Thursday, September 27, 2012


Michael Armstrong

The iExamen required a great deal of self-discipline. I needed to become aware one of the most habitual actions of daily life, communication. This meant I had to note any information that I received or project for an entire day! I certainly missed a few communications, but the mere act of analyzing myself brought me closer to understanding how others perceive me on a most basic level. In addition, my self-reflection of the way I communicate with others has opened my mind to the possibility of further self-sufficiency.
            Tuesday morning is the most relaxing time of the week. In fact, it is the best day of the week. My only class all day is at 4:30PM, so I generally wake up late and get work done until then. This past Tuesday my sister, who happens to be in London, woke me up. One of the most thrilling aspects of technology today is the immense medium of communication that it provides for all individuals. With a device as small as a Passport I’m able to communicate with people in different cultures, time zones, and hemispheres. This truly amazing feat has had a somewhat of constricting effect on what is communicated. As a student majoring in finance I immediately gravitate towards free communication modes like text messaging (through WiFi) or Facebook rather than a telephone. Unfortunately, those modes of communication are extremely stale. Text messaging eliminates the face-to-face contact of regular communication, and without visual cues like facial expressions or body language much can be lost in translation. At the same time, those who do not wish to partake in such verbal communication can simply take the easy way out and send a text message.
            With my new appreciation of the limitations of text messaging and other types of virtual communication I find myself enjoying human intercommunication substantially more! For example, once I finally left my room for lunch this past Tuesday I met up with a good friend from high school. During lunch I noticed that the trials of my friends day like: attending class, doing work, finishing daily chores, and studying for exams had taken its toll on her by noon. All of this was noticeable by the energy that she projected. She was slouching at the table, not very talkative, and seemed preoccupied by other thoughts. On the other hand, I seemed to be dominating the conversation. I felt that I was exuberating a greater level of energy likely due to the lack of interpersonal communication up until that point in the day. Now that my senses are more acute to the fact that I do crave a certain level of human interaction per day I will more readily initiate such communication in the future.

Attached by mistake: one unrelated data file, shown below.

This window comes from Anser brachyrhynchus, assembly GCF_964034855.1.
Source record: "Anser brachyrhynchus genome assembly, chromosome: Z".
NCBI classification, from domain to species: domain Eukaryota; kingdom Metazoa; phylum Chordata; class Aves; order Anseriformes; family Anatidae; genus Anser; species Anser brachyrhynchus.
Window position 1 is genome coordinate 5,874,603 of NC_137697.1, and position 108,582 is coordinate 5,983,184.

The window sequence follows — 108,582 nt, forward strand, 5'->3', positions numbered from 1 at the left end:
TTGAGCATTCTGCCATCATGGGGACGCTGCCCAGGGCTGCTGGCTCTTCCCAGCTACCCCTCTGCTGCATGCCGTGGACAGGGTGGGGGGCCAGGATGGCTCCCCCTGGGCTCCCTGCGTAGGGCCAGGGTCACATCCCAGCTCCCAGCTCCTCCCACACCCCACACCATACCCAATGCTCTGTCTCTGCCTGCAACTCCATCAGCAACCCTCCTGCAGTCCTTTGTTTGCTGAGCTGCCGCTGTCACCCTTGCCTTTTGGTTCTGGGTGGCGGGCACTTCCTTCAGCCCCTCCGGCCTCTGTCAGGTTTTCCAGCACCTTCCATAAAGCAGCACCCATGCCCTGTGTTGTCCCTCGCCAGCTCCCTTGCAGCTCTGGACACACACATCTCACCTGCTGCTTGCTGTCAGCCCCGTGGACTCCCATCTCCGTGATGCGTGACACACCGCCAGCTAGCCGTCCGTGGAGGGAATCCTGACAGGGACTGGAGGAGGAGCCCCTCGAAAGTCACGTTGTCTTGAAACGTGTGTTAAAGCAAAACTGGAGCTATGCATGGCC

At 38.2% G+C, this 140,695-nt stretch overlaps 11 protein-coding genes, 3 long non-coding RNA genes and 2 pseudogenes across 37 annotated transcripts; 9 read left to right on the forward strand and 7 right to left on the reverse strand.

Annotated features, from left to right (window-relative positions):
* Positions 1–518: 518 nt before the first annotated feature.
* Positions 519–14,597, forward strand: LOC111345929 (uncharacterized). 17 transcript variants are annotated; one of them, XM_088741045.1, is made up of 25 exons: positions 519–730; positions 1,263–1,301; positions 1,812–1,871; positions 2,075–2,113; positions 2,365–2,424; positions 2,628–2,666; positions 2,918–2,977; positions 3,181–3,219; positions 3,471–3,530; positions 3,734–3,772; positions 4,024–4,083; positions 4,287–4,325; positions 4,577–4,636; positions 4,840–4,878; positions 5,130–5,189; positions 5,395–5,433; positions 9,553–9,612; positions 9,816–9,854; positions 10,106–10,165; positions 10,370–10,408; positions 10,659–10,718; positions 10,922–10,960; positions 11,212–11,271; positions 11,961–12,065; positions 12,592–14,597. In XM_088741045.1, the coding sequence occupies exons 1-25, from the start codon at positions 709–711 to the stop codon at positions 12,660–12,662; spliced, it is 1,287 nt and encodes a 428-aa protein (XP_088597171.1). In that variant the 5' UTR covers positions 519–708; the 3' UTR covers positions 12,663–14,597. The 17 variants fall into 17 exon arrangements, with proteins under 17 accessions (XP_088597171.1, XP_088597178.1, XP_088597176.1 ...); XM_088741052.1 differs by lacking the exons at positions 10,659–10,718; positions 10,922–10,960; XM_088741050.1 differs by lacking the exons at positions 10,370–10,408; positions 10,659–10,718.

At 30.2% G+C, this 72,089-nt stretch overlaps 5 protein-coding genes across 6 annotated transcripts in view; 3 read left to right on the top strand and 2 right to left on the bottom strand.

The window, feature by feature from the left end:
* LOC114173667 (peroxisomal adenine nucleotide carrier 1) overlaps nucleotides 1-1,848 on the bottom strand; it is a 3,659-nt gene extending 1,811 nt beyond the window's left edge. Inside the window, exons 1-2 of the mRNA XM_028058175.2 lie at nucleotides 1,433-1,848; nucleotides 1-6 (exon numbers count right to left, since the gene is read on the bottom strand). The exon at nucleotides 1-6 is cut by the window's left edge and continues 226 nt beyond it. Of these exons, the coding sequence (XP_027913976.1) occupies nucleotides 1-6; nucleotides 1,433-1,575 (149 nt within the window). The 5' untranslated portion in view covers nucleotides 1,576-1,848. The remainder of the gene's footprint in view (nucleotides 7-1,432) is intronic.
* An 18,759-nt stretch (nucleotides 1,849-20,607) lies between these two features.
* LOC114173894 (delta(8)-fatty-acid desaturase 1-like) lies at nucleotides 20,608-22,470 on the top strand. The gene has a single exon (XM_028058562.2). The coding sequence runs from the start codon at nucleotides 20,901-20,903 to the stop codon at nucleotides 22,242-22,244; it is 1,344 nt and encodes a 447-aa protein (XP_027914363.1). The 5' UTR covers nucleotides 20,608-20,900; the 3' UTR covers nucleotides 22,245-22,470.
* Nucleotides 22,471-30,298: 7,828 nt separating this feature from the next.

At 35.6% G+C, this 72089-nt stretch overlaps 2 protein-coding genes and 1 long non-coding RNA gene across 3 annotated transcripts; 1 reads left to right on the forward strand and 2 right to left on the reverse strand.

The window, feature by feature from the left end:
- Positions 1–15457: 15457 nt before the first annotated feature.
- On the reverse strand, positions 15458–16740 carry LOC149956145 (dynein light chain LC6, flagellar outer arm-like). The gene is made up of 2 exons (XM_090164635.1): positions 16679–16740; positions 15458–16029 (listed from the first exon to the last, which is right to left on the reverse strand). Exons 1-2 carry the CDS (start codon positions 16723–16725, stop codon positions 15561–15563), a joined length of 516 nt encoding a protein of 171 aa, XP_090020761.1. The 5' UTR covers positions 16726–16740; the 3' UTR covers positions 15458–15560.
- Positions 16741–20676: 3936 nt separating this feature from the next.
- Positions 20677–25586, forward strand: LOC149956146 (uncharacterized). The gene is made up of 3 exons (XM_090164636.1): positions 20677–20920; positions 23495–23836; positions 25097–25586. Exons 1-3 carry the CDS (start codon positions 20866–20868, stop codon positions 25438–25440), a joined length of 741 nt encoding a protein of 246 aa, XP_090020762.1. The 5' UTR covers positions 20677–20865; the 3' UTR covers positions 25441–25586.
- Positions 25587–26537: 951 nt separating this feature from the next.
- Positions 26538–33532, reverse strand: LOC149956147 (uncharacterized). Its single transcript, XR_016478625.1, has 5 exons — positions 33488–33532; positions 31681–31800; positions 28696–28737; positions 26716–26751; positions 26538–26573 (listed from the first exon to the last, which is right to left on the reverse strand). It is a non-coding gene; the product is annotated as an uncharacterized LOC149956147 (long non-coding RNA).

Undoubtedly the hour of disconnect from all technology required the most self-discipline, but in return it yielded the best understanding of how communication effects my daily life.  I chose to spend my unplugged hour working out. At around 6:00PM I went for a run.  I ran for about two miles. My run eventually took me to the FAC where I continued to workout in the gym. During this hour of disconnection I found myself feeling satisfied without the constant bombardment of communication. I also noticed that when I disconnected myself since Tuesday, I don’t get anxious about missing a text or phone call if I’m thoroughly preoccupied by another action. This revelation coupled with my new appreciation of interpersonal communication is a refreshing new way to look at such a common action, and a new way to progress my own life. By participating in the Jesuit practice of self-reflection I have found a deeper connection with what makes me a unique individual. It allows me to differentiate the way I interact with people, and how they interact with me.

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